Love is that one, lasting and uniquely human quality that drives out fear; that unites us, and makes possible meaningful (and sustainable) cultural and personal transformations. We offer a unique fan-band rhetorical analysis and biography of U2 and their "holy" community of fans through the lenses of agape (spiritual, communal love), amor (romantic love), and eros (erotic love). Each of these types of love carry the potential for sacred and profane articulations. Agape embodies selfless, even sacrificial devotion but it must also translate into social justice action and avoid the trap of dogmatic systems of control. Amor promises compassionate connection, but can also betray us through false projections that objectify others and isolate us from the larger community. Eros is the desire that drives us, that fuels our passionate commitment and quest toward integration and wholeness, but if not "lived right" it might also tear down or negate that which it seeks. We found each of these three types of love complexly intertwined in U2's music and appeal over more than four decades.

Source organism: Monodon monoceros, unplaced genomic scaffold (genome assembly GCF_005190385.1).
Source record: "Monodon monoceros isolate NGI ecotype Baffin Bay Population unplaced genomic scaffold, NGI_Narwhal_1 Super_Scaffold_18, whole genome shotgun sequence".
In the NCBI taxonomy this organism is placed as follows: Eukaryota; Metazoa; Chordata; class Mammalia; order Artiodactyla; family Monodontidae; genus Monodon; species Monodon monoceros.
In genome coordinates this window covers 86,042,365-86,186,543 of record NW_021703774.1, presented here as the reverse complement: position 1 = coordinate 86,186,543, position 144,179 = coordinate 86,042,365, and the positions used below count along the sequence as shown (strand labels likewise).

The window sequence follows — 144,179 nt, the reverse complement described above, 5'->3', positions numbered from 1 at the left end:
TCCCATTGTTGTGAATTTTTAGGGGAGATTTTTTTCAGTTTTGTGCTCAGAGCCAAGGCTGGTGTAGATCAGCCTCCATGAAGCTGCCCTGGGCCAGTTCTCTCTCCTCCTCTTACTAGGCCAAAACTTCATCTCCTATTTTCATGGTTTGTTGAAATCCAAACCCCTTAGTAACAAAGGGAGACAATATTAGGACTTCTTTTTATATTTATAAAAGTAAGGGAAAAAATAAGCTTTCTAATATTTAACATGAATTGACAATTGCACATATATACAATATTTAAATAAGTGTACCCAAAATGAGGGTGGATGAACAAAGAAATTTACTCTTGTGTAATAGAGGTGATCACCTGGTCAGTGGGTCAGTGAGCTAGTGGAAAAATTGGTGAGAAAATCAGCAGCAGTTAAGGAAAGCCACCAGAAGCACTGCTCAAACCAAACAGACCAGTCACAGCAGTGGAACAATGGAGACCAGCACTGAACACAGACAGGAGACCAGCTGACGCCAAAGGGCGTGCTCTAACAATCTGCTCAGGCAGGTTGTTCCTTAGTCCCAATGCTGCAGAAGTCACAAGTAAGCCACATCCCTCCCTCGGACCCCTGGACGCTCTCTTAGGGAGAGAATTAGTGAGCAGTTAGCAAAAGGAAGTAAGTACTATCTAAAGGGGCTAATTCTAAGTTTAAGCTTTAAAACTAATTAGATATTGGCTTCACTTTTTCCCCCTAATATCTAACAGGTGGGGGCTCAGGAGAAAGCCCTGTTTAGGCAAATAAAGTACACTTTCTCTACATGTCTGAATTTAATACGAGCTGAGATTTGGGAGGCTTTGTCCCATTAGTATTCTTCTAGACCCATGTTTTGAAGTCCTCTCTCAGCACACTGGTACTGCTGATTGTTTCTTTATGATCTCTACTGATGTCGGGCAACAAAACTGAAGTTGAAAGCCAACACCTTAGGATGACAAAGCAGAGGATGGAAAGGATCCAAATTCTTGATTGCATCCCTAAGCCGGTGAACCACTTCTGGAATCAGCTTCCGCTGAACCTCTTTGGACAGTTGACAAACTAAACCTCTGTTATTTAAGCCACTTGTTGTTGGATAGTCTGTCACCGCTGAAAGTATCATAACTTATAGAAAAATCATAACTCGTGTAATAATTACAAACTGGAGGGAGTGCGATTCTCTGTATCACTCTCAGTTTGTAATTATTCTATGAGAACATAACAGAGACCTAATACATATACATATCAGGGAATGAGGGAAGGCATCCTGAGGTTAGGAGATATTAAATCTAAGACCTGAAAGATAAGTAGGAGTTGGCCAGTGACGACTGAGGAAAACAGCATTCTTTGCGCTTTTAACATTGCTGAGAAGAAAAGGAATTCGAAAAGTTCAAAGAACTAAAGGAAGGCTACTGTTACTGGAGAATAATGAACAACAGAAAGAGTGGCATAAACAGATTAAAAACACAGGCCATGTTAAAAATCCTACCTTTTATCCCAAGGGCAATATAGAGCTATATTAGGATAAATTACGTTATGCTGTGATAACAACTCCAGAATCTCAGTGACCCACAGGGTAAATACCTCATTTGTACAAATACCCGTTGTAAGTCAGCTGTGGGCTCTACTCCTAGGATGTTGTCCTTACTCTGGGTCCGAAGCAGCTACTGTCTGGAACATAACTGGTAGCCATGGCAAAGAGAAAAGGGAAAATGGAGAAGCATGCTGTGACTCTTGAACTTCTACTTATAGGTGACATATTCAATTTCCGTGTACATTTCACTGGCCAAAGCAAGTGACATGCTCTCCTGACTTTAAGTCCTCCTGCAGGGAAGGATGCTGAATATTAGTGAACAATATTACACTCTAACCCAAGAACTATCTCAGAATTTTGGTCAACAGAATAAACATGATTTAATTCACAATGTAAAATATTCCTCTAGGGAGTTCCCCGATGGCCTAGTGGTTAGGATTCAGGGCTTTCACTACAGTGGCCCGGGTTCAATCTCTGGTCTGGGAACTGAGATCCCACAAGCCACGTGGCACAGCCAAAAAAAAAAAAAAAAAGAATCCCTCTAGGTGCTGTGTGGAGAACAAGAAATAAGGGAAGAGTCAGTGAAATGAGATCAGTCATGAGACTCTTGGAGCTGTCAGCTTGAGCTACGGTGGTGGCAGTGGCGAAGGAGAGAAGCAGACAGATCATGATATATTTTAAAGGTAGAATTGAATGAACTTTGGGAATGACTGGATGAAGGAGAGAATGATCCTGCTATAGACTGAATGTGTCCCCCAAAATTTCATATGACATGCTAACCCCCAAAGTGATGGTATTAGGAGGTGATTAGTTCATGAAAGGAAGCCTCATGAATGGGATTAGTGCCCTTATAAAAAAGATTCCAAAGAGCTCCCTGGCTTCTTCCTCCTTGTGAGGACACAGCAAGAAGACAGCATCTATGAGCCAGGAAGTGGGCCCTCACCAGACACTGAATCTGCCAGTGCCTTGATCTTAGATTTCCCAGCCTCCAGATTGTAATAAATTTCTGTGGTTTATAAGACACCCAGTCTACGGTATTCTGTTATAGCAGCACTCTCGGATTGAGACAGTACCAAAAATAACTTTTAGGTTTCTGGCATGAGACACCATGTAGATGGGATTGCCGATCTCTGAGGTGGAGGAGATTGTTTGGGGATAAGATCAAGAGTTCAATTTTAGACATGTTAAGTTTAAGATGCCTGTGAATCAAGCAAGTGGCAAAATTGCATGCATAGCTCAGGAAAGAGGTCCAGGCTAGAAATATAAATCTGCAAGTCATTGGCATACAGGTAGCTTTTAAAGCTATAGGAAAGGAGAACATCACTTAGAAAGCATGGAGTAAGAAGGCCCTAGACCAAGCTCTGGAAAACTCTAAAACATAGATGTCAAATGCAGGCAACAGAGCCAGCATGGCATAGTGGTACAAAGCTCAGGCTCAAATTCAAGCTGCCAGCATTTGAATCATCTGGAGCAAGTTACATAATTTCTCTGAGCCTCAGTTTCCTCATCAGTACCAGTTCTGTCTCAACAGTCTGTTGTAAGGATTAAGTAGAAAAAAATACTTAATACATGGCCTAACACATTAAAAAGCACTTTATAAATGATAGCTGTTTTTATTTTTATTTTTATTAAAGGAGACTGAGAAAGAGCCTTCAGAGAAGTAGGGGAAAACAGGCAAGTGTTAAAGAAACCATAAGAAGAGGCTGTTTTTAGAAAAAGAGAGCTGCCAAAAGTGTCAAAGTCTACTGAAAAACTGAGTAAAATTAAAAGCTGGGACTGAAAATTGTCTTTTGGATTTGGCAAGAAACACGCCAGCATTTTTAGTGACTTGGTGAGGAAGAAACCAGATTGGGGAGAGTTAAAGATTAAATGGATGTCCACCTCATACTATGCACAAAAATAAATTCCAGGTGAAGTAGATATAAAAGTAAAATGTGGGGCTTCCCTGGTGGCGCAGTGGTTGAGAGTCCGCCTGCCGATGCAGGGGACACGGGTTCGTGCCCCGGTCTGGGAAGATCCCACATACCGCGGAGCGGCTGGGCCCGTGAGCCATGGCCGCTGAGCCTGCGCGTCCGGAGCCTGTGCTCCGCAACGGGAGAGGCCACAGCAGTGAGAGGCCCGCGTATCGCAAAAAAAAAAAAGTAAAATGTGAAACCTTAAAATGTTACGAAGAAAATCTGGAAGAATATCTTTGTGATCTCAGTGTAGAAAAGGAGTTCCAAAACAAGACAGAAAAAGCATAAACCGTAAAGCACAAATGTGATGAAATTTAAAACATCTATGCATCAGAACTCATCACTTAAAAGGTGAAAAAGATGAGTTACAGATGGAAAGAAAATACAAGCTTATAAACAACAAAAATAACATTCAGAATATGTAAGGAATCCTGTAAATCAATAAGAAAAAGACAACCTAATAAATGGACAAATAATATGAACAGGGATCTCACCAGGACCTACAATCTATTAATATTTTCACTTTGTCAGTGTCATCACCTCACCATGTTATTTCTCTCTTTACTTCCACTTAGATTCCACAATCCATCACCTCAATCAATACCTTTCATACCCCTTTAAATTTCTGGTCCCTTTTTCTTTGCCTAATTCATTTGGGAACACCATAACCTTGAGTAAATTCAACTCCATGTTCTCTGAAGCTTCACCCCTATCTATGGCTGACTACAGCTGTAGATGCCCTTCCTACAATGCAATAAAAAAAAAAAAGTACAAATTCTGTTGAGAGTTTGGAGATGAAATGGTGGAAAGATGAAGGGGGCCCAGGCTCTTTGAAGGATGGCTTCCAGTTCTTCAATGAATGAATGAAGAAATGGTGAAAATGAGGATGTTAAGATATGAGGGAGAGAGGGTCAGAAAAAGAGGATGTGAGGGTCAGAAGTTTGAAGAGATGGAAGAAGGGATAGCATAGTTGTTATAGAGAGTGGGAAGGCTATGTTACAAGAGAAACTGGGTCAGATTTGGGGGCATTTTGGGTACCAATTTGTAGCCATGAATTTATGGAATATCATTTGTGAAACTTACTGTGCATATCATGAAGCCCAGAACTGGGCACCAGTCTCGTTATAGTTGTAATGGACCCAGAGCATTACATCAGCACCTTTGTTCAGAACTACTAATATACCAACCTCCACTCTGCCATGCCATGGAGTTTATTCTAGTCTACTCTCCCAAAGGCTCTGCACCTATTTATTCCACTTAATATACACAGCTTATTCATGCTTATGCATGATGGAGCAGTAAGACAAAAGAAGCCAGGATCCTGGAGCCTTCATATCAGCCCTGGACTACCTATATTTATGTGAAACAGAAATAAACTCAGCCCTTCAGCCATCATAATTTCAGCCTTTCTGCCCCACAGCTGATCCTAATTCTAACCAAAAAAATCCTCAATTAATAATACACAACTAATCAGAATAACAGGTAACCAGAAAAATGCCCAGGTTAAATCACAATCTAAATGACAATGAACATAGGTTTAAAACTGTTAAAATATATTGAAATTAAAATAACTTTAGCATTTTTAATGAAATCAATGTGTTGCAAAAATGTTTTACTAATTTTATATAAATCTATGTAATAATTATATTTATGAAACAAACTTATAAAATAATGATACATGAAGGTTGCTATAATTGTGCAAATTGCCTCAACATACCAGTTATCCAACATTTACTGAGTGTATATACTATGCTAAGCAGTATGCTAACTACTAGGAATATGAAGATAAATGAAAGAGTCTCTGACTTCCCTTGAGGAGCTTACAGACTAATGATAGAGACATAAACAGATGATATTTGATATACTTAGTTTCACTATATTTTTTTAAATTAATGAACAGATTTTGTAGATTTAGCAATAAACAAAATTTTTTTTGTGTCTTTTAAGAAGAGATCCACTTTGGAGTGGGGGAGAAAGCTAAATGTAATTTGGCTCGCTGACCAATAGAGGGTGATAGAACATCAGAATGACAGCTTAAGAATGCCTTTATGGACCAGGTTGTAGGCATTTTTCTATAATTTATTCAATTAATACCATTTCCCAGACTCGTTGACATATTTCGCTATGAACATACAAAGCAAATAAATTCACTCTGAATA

We experience liminal space daily, through menial tasks turned meditative exercise, organized religious ceremony, or evolving personal relationships. It is found in the ambiguity of transition and transformation, between “what was” and “what might be.” Liminality is equal part disorientation and discovery. In ritual or rites of passage it is “out of body” because it is a kind of transportation of self, temporarily unshackled from socially proscribed identity. It is where, often through familial or community tragedy, the one melts into the many and the many become one. It is ephemeral, but it is profound. We explain how the rock show performance space serves as a liminal space, similar to ancient Greek religious practice, which helps account for the potency of U2’s live performances and their rise as a “band on the brink.” Brian (coauthor) makes this popular appeal personal by sharing how his older brother’s stereo became a kind of “altar,” his brother’s records “sacred texts,” through secret listening in “the Cave,” his brother’s room. Liminality in U2’s music and lyrics, their skill at channeling its “threshold” energy into live performances, is an alluring dynamic to U2’s ongoing popularity.